Drug: Cannabidiol 800
Subjects in Arm CBD 800 will receive 800mg of Cannabidiol in each of the three test sessions
Other Name: CBD

Detailed Description:
Opioid abuse is a significant global public health problem. Of the more than one million people suffering today from opiate dependency, less than a quarter of such individuals receive treatment. Pharmacotherapeutic approaches traditionally have targeted mu opioid receptors since heroin and its metabolites bind with highest affinity to this receptor subtype. Although such treatment strategies have improved substance abuse outcomes, they do not effectively block opiate craving and thus are still associated with high rates of relapse. Using a strategy of indirectly regulating neural systems to modulate opioid-related behavior, our preclinical rodent studies consistently demonstrated that cannabidiol (CBD), a nonpsychoactive component of cannabis, specifically inhibited cue-induced heroin-seeking behavior. CBD's selective effect on drug-seeking behavior was pronounced after 24 hrs and endured even two weeks after the last drug administration following short-term CBD exposure. The fact that drug craving is generally triggered by exposure to conditioned cues suggests that CBD might be an effective treatment for heroin craving, specially given its protracted impact on behavior. CBD has already been shown in Phase I of our study and in various clinical studies to be well tolerated with a wide safety margin in human subjects. CBD thus represents a strong candidate for the development as a potential therapeutic agent in humans for opioid craving and relapse prevention. It is the goal of this second exploratory phase of the project to characterize the effects of CBD administration on cue-induced craving in drug-abstinent heroin-dependent subjects using a random double blind design during a post-acute (greater than 6 days since last use) heroin withdrawal period. Study participants will be administered CBD during 3 test sessions and studied for the effects on cue-induced craving during those sessions as well as one week after the final CBD administration on the final test day (session 4).
  Eligibility

Information from the National Library of Medicine

Choosing to participate in a study is an important personal decision. Talk with your doctor and family members or friends about deciding to join a study. To learn more about this study, you or your doctor may contact the study research staff using the contacts provided below. For general information, Learn About Clinical Studies.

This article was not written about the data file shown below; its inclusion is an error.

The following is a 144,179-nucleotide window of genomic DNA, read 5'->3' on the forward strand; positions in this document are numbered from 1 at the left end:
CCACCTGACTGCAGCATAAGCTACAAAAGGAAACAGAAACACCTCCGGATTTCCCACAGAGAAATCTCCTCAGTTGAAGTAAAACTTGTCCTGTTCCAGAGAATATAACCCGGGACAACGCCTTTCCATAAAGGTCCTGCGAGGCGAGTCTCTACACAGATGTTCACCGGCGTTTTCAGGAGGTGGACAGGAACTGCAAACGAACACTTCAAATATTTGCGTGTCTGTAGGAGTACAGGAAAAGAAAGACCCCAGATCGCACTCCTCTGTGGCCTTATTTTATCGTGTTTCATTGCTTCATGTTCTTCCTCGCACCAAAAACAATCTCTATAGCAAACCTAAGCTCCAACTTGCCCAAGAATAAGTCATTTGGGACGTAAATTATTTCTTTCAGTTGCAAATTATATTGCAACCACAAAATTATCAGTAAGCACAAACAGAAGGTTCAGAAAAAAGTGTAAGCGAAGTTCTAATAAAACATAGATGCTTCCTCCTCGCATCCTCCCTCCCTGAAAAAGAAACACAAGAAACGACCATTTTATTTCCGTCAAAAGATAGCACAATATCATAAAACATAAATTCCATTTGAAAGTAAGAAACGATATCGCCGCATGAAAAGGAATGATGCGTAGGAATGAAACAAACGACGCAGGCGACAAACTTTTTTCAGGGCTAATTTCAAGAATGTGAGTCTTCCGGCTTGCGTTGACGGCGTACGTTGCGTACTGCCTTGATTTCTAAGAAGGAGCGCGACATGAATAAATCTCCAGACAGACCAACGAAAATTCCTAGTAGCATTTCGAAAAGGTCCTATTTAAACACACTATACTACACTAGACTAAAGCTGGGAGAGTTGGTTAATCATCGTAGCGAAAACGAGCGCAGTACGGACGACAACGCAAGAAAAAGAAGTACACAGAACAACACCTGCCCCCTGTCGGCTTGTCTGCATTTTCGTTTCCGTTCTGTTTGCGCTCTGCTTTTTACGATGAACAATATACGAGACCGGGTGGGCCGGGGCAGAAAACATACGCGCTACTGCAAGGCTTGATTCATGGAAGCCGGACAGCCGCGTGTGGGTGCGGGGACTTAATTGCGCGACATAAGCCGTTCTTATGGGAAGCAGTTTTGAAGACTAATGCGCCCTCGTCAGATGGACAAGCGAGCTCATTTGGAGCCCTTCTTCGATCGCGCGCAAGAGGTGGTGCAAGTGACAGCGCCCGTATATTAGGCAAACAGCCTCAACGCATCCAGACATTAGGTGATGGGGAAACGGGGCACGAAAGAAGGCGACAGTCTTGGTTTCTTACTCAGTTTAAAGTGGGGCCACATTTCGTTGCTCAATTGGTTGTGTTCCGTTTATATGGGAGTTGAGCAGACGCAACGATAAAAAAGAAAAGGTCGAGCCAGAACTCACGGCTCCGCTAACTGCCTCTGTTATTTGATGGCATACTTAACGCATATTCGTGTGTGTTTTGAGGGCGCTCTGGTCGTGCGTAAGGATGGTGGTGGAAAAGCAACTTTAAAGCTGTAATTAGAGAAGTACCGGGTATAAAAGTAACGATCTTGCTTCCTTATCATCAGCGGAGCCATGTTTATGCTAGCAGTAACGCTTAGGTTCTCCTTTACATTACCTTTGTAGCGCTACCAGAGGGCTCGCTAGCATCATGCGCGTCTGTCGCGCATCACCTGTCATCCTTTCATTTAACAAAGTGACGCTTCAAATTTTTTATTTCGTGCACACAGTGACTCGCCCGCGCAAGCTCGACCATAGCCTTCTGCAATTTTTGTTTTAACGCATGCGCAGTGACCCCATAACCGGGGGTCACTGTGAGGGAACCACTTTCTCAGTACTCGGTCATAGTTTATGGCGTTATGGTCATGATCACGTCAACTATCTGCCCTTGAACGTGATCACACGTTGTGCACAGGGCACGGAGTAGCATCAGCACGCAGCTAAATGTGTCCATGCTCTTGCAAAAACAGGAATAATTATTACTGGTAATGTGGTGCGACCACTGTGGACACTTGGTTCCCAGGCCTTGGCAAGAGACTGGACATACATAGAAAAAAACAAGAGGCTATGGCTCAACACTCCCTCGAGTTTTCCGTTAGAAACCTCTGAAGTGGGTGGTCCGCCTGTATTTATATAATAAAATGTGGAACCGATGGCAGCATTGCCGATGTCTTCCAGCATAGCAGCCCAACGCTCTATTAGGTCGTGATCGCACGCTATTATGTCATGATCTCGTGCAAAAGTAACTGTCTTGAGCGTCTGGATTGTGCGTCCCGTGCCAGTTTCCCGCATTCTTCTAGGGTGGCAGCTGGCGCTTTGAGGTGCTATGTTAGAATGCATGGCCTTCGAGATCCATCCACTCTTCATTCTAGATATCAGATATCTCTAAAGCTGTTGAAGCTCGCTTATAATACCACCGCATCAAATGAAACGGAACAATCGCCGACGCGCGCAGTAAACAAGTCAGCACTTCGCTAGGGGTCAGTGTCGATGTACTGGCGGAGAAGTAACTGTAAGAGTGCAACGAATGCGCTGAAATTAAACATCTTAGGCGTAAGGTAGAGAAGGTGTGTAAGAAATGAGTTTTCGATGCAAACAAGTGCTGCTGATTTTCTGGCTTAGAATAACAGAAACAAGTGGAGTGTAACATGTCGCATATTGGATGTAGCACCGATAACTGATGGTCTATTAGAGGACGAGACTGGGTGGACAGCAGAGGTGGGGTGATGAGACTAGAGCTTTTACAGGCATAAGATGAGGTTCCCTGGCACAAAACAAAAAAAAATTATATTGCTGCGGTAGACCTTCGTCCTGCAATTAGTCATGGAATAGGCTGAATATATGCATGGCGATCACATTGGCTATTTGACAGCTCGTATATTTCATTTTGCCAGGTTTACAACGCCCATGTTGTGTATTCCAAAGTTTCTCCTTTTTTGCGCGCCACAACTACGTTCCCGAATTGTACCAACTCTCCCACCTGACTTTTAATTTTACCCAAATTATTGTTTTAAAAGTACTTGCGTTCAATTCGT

Ages Eligible for Study:   21 Years to 65 Years   (Adult)
Sexes Eligible for Study:   All
Accepts Healthy Volunteers:   No
Criteria

Inclusion Criteria:

  • Must be between 21 and 65 years old
  • Must have an opiate dependence that meets criteria set in the Structured Clinical Interview for DSM-IV(SCID-IV) over the last three months
  • No opioid use in the past 7 days (will be verified via urine drug screen and opiate metabolite test)

Exclusion Criteria:

  • Using any psychoactive drug (other than nicotine) any time up to test session 3
  • Having a diagnosis of drug dependence (except for heroin or nicotine) in the past 3 months, based on the SCID-IV interview criteria
  • Being maintained on methadone or buprenorphine, or taking opioid antagonists such as naltrexone
  • Having a positive a drug screen
  • Showing signs of acute heroin withdrawal symptoms
  • Having medical conditions, including Axis I psychiatric conditions under DSM-IV (examined using the Mini International Neuropsychiatric Interview [MINI])
  • Having a a history of cardiac disease, arrhythmias, head trauma, and seizures
  • Having a history of hypersensitivity to cannabinoids
  • Arriving to the study site visibly intoxicated as determined by a clinical evaluation for signs and symptoms of intoxication and as verified by a drug screen
  • Participating in a another pharmacotherapeutic trial in the past 3 months
  • Being pregnant of breastfeeding
  • Not using or irregularly using appropriate methods of contraception such as hormonal contraceptives (e.g., Depo-Provera, Nuva-Ring), an intrauterine device (IUD), or double barrier method (combination of any two barrier methods used simultaneously, e.g., condoms, spermicide, diaphragms)
  Contacts and Locations
Information from the National Library of Medicine

To learn more about this study, you or your doctor may contact the study research staff using the contact information provided by the sponsor.

Please refer to this study by its ClinicalTrials.gov identifier (NCT number): NCT01605539


Locations
United States, New York
Mount Sinai Medical Center
New York, New York, United States, 10029
Sponsors and Collaborators
Hurd,Yasmin, Ph.D.
Investigators
Principal Investigator: Yasmin Hurd, Ph.D. Icahn School of Medicine at Mount Sinai
  More Information

Responsible Party: Yasmin Hurd, Principal Investigator, Hurd,Yasmin, Ph.D.
ClinicalTrials.gov Identifier: NCT01605539     History of Changes
Other Study ID Numbers: R21 DA027781(2)
First Submitted: May 2, 2012
First Posted: May 25, 2012
Results First Submitted: September 28, 2015
Results First Posted: November 28, 2016
Last Update Posted: November 28, 2016
Last Verified: October 2016

Additional relevant MeSH terms:
Opioid-Related Disorders
Substance-Related Disorders
Chemically-Induced Disorders
Mental Disorders